It is my hope that Dispatches from the Drownings provides both. While the pictures will certainly be there—many of Charles Van Schaick’s portraits align neatly with the victims themselves—I’m less certain of the conversations that may develop as a result of this unconventional reading experience. As I note in my introduction, the book’s plot rarely “expands much beyond a page, nor do the characters live beyond their momentary gasps above the waterline.”
There is no climax, no dénouement, just characters who are there for a moment before vanishing.
Now I’ve done it—I’ve called them characters—when in fact, most of them were once people as alive as you and me.
But we forget that—or I forget that—when so much time has passed.
How quickly people become a newspaper clipping in a scrapbook.
How quickly they become a cautionary tale and nothing more.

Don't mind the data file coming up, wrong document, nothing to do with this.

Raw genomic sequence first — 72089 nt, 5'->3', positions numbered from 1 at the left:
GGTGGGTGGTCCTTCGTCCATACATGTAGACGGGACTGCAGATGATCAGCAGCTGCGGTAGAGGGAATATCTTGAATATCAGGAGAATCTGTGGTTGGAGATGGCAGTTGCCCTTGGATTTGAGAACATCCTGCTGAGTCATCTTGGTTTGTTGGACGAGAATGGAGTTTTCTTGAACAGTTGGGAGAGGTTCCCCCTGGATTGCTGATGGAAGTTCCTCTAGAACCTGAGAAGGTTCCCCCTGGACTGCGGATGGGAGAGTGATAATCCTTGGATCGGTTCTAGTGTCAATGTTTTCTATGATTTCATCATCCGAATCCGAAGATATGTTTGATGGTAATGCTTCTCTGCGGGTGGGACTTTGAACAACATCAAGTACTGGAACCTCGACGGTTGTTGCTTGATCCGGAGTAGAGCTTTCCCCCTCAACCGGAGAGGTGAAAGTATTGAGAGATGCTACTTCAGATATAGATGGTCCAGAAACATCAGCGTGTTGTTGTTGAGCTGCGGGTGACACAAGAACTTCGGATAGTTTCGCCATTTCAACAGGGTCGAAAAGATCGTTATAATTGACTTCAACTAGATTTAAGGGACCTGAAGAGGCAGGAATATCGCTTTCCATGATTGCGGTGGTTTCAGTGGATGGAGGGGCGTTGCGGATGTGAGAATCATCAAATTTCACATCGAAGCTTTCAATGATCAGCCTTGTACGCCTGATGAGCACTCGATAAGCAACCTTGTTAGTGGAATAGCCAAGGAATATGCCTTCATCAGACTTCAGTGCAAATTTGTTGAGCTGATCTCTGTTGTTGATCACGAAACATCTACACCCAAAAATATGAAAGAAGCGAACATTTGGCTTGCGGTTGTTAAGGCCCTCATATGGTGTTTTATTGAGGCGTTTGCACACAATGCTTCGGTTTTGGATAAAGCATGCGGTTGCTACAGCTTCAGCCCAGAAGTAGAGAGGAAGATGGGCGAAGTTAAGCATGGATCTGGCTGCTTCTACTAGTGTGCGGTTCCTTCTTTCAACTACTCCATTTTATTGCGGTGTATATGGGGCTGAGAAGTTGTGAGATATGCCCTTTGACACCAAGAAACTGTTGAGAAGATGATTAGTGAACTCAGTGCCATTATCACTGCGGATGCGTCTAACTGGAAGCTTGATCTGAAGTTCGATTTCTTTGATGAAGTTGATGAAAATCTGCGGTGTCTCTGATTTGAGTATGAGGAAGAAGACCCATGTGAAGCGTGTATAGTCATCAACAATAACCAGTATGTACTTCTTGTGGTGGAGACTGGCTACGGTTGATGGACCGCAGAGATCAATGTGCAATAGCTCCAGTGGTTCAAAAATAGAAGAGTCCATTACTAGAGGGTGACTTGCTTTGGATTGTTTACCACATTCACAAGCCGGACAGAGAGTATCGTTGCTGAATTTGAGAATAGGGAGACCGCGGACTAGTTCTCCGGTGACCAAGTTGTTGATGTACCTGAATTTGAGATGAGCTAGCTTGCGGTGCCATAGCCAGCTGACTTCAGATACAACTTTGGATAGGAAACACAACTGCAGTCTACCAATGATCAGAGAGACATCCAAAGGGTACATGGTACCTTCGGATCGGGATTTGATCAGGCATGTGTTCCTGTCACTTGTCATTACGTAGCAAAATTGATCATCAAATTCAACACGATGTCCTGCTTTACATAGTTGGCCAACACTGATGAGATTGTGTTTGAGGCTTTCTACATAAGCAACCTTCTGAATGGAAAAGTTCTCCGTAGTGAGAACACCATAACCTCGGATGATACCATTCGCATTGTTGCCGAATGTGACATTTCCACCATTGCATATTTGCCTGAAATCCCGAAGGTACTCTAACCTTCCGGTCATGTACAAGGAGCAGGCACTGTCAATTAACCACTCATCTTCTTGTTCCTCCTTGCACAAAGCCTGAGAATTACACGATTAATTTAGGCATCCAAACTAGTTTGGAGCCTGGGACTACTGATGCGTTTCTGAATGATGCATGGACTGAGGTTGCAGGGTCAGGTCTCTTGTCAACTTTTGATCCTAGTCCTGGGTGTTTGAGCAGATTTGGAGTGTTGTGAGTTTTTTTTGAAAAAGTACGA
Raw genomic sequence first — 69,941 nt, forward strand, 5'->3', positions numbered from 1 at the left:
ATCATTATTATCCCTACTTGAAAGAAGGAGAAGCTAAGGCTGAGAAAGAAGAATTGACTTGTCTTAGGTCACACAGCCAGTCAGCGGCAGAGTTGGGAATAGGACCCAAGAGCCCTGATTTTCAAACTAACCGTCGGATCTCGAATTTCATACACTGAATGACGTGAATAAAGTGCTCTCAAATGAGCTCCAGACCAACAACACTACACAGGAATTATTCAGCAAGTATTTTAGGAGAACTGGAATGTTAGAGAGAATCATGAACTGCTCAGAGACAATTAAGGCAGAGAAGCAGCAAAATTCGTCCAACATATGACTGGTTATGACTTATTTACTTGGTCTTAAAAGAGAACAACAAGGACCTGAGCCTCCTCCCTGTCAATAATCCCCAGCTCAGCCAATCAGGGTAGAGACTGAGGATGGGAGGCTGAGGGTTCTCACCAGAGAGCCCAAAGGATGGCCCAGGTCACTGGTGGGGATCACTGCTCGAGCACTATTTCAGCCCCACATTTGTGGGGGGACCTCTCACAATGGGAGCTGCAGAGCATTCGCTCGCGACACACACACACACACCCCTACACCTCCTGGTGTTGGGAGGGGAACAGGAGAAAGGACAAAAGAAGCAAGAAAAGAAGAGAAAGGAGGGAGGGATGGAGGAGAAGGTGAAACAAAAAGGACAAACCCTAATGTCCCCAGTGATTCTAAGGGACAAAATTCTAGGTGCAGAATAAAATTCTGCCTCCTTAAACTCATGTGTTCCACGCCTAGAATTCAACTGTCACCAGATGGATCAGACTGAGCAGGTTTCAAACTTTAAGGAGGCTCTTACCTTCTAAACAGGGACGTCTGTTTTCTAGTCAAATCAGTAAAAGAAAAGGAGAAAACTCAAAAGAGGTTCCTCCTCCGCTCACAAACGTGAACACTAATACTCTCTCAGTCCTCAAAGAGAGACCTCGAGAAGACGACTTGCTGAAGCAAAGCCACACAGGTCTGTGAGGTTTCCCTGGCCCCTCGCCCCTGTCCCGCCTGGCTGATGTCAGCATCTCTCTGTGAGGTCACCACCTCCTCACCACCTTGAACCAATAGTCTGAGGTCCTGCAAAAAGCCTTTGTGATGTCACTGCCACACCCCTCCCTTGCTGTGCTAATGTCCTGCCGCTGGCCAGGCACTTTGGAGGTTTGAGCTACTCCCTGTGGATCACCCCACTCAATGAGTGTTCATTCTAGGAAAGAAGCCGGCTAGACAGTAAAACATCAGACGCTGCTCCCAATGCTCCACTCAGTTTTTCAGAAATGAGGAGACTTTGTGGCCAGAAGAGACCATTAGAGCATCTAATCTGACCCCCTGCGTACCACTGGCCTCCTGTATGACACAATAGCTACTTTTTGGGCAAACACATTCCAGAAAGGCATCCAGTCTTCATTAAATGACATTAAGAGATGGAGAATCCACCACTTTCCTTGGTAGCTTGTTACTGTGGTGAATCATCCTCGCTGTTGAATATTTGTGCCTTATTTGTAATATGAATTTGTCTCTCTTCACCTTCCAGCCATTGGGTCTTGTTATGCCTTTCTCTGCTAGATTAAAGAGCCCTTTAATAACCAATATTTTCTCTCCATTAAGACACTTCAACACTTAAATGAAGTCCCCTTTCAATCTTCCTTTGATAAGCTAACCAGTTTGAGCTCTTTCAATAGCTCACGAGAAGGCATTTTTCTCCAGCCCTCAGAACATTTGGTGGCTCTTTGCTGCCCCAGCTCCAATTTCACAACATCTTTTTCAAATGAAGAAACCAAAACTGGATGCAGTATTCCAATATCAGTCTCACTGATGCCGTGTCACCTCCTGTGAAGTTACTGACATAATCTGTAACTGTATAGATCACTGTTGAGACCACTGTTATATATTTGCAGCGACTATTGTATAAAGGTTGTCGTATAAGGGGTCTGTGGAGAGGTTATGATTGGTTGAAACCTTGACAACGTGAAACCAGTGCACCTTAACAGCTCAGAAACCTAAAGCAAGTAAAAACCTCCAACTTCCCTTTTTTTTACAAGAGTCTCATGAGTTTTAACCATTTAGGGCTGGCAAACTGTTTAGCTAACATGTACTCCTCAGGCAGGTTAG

Ultimately it’s the photos that remind me that these people once lived, even though the photos do not depict the victims themselves. Yet, there are enough congruences between era, geography and physical description that allow my eyes to override logic, forcing me to remember that once these people breathed.
(At least most of them).
Months after the book went to press, I stumbled upon a photograph depicting one of the actual drowning victims. No more games, no more tricks—suddenly the man had turned real.